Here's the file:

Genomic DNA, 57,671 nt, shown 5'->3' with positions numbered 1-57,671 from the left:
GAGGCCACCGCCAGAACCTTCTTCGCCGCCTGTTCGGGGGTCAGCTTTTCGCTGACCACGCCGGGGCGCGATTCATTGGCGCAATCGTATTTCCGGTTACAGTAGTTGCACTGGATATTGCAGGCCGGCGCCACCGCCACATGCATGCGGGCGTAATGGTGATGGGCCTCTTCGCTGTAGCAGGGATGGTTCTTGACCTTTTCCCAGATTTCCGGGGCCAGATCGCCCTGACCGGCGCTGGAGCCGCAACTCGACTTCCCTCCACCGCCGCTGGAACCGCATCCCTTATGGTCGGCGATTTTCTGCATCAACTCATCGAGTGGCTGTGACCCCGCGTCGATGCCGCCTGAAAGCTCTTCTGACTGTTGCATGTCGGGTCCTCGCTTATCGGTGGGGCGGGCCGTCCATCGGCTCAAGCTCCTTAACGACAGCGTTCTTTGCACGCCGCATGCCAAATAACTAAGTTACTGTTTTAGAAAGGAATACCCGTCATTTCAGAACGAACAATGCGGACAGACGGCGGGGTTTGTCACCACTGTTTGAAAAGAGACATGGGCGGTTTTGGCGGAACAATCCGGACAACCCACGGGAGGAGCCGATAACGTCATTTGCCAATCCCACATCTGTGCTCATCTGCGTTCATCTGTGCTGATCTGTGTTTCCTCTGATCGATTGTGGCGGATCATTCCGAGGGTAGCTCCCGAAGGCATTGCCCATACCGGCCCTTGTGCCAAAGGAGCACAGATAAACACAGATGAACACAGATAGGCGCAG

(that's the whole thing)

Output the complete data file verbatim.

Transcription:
Genomic DNA, 57,671 nt, shown 5'->3' with positions numbered 1-57,671 from the left:
GAGGCCACCGCCAGAACCTTCTTCGCCGCCTGTTCGGGGGTCAGCTTTTCGCTGACCACGCCGGGGCGCGATTCATTGGCGCAATCGTATTTCCGGTTACAGTAGTTGCACTGGATATTGCAGGCCGGCGCCACCGCCACATGCATGCGGGCGTAATGGTGATGGGCCTCTTCGCTGTAGCAGGGATGGTTCTTGACCTTTTCCCAGATTTCCGGGGCCAGATCGCCCTGACCGGCGCTGGAGCCGCAACTCGACTTCCCTCCACCGCCGCTGGAACCGCATCCCTTATGGTCGGCGATTTTCTGCATCAACTCATCGAGTGGCTGTGACCCCGCGTCGATGCCGCCTGAAAGCTCTTCTGACTGTTGCATGTCGGGTCCTCGCTTATCGGTGGGGCGGGCCGTCCATCGGCTCAAGCTCCTTAACGACAGCGTTCTTTGCACGCCGCATGCCAAATAACTAAGTTACTGTTTTAGAAAGGAATACCCGTCATTTCAGAACGAACAATGCGGACAGACGGCGGGGTTTGTCACCACTGTTTGAAAAGAGACATGGGCGGTTTTGGCGGAACAATCCGGACAACCCACGGGAGGAGCCGATAACGTCATTTGCCAATCCCACATCTGTGCTCATCTGCGTTCATCTGTGCTGATCTGTGTTTCCTCTGATCGATTGTGGCGGATCATTCCGAGGGTAGCTCCCGAAGGCATTGCCCATACCGGCCCTTGTGCCAAAGGAGCACAGATAAACACAGATGAACACAGATAGGCGCAG